Imagine the perfect voting experience. You drop by the polling place on the way to work or school; the line’s moving quickly, so it doesn’t take more than a few minutes to get to the check-in desk. Once there, your registration is rapidly verified and you’re handed a ballot by a friendly face. No one hassles you, no one unfairly questions your eligibility. You step aside to a private booth, fill out the form and have it easily scanned. You get a receipt – and the cherished “I voted” sticker. The whole thing takes about five or 10 minutes. Upon leaving the site, you not only experience that frisson that reminds you that you’re a part of something bigger – civic pride! – but also get out of there in time to drop off the kids at school and make it to work on time. In many ways, it’s a day like any other: you go carry on with your duties as you otherwise would. In another, though, it’s a special and unique experience; you participated in an act that for many were hard-fought and hard-won, that is a guaranteed right to you as a citizen, and that helps direct the course of the nation. You voted. And, because of that, you got to be one of the country’s critical decision-makers.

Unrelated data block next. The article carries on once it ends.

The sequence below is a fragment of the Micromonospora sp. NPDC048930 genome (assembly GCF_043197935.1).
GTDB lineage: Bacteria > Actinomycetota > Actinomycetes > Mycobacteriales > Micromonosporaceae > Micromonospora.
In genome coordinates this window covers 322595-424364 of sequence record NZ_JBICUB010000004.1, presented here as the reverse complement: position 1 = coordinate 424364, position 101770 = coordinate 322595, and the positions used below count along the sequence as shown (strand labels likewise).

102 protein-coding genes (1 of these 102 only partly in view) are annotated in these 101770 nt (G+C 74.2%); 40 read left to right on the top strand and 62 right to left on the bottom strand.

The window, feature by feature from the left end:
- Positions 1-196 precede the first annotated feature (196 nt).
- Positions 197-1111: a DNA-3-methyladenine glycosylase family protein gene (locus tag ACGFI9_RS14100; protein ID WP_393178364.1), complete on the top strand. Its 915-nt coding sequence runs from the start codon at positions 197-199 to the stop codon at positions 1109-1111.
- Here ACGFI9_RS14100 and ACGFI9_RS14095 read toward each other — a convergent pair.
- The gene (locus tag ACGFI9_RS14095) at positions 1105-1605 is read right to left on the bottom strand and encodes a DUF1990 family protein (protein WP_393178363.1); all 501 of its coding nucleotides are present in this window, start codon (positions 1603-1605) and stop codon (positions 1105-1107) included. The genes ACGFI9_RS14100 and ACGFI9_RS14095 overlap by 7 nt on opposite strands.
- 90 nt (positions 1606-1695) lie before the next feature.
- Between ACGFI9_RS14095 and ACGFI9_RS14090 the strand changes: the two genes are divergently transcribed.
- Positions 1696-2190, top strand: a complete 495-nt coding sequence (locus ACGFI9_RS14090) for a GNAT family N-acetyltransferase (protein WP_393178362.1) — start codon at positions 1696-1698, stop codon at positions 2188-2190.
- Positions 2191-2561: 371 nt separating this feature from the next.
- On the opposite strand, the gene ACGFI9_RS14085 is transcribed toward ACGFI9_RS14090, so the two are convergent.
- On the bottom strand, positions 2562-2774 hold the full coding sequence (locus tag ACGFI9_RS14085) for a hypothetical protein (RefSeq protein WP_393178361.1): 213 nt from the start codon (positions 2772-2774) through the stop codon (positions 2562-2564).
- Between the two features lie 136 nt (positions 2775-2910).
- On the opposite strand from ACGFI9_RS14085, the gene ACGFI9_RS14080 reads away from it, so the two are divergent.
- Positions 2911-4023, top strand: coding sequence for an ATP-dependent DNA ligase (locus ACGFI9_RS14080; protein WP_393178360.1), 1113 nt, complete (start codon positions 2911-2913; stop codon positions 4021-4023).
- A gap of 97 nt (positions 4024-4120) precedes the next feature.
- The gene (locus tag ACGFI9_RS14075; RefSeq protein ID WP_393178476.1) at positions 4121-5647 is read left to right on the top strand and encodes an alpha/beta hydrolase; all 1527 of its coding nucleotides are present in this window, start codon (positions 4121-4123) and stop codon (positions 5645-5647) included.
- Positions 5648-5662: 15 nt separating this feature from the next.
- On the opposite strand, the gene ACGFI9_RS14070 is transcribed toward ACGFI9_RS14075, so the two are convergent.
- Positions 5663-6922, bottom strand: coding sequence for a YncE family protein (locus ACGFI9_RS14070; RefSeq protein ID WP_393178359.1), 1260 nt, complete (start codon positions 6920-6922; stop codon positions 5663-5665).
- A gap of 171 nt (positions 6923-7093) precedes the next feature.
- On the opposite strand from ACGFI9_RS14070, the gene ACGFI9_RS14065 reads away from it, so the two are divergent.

It may not yet be the norm, but in Colorado, and in states with more in-person and at-home voting options, such elections model ensures an experience that benefits both voter and administrator alike. And boosts turnout.